FAO Policy and Legal Diagnostic Tool for Small-scale Fishers Published

By Senia Febrica

The UN Food and Agriculture Organization (FAO) has published a landmark “Policy and Legal Diagnostic Tool for sustainable small-scale fisheries” in March 2022, which was co-developed with the One Ocean Hub. The Tool aims to support the identification of barriers and opportunities to support the implementation of the FAO Voluntary Guidelines for Securing Sustainable Small-Scale Fisheries (SSF) in the Context of Food in national laws and policies. This blogpost outlines the Hub’s contributions to the development of the Diagnostic Tool, and follow-up collaboration with FAO on e-learning tools and their relevance for the joint work programme for 2022 – the International Year of Artisanal Fisheries and Aquaculture.

Clarifying the human rights-based approach to small-scale fisheries

Hub research and experiences contributed to clarifying how to assess to what extent the human rights-based approach is already embedded in national laws and policies that are relevant for small-scale fishers.  Hub’s inputs focused on the following points:

  • Both laws and policies need to be aligned with international human rights law. In particular, laws are necessary to avoid discrimination or regression from international human rights obligations, and should clarify both public duties and the obligations of private actors to respect the human rights of small-scale fishers, so as to ensure access to justice and remedies in case of violations (FAO 2022-3-4).
  • Both policy and law development need to ensure the full and effective participation of small-scale fishers, as both sets of instruments affect how their human rights are understood and protected. Attention should be paid in particular to the need for culturally appropriate ways to engage with indigenous peoples, for effective ways for women, children, and persons with disabilities to express their views, and for a safe and enabling environment for environmental human rights defenders (FAO 2022: 4).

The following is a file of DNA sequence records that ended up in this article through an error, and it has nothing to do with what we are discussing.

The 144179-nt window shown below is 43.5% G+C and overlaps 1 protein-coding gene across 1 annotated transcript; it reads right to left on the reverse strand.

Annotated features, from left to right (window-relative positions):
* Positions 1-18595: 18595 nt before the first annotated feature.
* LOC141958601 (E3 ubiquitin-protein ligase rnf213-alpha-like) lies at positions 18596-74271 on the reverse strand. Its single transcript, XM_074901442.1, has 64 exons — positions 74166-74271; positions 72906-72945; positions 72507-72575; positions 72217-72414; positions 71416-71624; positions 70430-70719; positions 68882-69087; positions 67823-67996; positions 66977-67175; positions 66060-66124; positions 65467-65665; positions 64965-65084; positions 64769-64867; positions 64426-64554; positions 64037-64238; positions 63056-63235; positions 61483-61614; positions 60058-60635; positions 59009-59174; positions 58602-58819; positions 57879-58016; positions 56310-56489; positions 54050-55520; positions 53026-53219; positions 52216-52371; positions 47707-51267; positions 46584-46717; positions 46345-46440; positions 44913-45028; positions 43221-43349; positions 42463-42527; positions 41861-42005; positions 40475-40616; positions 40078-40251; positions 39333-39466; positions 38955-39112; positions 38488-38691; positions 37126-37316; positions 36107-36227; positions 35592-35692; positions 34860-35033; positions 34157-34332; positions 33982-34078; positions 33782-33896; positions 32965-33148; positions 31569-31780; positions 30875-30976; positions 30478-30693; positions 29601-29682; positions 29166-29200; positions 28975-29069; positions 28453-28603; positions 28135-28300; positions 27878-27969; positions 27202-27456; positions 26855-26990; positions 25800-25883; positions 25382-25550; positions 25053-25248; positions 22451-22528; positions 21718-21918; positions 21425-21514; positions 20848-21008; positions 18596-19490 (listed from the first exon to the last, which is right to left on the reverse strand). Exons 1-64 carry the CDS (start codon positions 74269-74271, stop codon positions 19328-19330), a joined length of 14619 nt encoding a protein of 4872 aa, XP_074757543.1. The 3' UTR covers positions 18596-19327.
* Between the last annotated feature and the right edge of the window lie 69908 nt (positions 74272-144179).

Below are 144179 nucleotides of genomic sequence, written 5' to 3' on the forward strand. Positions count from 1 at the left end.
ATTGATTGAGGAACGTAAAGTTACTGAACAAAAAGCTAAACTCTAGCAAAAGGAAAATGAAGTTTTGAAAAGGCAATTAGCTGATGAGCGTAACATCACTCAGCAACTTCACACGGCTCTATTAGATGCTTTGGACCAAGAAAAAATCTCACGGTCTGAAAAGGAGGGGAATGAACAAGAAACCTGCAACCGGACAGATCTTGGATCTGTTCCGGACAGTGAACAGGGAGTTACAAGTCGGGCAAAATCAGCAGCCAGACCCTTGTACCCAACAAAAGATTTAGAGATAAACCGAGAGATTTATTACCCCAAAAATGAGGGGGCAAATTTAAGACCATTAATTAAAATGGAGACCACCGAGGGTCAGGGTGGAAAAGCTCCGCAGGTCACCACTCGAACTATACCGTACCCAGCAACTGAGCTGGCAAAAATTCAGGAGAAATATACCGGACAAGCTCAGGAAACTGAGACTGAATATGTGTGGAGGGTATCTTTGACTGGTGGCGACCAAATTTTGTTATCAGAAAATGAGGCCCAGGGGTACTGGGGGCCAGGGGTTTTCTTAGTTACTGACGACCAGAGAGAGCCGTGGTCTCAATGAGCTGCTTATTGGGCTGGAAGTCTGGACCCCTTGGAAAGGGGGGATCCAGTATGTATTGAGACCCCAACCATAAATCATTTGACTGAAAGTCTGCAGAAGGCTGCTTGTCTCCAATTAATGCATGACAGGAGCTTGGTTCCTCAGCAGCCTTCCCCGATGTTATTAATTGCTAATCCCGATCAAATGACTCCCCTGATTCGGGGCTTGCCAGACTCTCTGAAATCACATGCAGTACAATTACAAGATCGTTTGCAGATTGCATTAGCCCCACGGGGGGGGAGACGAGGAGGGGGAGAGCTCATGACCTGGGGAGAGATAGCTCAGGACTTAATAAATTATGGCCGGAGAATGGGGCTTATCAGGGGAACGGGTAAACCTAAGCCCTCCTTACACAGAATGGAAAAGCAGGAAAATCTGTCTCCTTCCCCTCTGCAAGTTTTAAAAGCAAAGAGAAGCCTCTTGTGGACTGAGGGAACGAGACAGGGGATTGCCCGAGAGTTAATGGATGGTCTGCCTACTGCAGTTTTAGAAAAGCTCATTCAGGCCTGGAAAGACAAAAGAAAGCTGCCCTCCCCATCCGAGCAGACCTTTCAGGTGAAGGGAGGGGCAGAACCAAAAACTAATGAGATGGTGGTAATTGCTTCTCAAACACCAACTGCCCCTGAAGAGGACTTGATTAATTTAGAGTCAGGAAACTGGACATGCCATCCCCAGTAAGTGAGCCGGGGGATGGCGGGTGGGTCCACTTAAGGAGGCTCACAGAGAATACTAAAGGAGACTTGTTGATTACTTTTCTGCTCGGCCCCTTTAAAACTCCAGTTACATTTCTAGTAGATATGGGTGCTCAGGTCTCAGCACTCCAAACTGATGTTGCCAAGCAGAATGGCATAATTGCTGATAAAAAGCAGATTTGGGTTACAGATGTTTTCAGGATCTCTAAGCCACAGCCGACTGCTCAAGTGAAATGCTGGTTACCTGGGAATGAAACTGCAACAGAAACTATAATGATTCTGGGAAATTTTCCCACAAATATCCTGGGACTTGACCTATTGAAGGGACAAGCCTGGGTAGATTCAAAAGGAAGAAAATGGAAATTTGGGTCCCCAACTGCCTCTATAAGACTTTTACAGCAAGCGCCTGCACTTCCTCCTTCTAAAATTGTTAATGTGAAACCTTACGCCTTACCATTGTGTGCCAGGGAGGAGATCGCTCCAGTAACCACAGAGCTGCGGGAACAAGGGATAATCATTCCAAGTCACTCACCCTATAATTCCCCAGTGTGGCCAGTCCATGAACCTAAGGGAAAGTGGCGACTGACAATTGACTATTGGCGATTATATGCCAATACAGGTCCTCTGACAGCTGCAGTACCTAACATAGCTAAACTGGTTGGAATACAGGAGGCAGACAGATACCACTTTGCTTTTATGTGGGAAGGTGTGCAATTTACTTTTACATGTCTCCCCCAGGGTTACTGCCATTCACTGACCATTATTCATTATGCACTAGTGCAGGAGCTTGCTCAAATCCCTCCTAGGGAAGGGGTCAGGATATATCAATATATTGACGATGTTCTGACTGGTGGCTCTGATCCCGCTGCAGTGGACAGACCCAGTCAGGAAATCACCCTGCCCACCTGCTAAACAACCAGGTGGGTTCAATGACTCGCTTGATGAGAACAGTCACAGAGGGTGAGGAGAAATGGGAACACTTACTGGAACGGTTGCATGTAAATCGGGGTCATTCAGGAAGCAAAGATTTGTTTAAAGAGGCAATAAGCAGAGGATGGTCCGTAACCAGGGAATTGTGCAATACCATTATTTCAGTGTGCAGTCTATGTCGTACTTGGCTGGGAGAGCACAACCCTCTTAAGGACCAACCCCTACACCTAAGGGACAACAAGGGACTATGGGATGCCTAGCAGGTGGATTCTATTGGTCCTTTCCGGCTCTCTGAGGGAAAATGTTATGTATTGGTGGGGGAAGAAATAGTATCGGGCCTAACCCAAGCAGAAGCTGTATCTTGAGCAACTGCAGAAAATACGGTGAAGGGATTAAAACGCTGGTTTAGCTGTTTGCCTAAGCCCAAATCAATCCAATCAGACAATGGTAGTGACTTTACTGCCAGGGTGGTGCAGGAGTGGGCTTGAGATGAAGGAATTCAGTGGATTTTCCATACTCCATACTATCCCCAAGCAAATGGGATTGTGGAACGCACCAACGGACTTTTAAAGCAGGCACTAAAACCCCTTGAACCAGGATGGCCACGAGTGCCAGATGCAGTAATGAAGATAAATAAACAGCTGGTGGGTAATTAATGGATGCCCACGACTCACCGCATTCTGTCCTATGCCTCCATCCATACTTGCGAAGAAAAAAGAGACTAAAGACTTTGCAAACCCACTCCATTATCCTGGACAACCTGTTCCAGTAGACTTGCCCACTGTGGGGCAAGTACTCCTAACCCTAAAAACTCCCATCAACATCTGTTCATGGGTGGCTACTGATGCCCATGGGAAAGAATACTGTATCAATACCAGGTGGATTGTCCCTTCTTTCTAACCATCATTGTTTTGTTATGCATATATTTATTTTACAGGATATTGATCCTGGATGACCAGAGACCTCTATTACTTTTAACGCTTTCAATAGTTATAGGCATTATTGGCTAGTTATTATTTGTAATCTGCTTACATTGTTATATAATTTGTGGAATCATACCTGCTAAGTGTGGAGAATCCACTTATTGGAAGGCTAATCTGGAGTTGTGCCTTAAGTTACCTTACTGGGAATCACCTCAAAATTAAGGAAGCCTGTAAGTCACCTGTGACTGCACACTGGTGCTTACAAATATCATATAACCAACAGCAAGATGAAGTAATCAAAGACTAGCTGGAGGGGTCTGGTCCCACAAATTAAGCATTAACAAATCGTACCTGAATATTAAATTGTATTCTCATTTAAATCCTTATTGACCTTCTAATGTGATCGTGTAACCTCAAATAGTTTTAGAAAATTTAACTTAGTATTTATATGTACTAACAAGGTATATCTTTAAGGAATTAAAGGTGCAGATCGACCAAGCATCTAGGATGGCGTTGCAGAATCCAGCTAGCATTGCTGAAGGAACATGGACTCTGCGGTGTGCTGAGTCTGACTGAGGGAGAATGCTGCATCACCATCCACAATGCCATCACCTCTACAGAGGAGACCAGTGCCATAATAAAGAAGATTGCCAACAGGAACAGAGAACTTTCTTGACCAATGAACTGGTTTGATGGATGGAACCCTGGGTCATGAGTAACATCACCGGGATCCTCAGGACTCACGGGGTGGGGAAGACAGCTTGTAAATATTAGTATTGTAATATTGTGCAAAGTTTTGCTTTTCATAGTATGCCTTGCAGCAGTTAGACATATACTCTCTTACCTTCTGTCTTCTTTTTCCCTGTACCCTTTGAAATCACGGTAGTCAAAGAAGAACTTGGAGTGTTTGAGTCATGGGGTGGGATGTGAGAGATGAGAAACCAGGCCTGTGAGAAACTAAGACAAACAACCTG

• SSF actors need to be part of the policy and law review and development processes, to ensure that any reform or decision is attentive to their needs and concerns, and that their human rights are respected. With particular regard to customary tenure, customary laws and the collective rights of indigenous peoples over areas and resources, understanding can only arise in dialogue with representatives of indigenous peoples and other communities. Respecting SSF actors’ participatory rights also contributes to raise SSF actors’ awareness of relevant policies and laws, and their capacity to contribute to their effective implementation (FAO 2022: 9)
  • Non-binding international instruments on human rights are helpful in supporting the coherent implementation of States’ obligations at the national level within a country (2020; Morgera and Nakamura, 2021), such as the UN Declaration on the Rights of Indigenous Peoplesand the UN Declaration on the Rights of Peasants (FAO 2022: 12).
  • Traditionally national fisheries policy and legal instruments have not addressed the full range of cultural concerns related to sustainable fisheries (FAO 2022:15).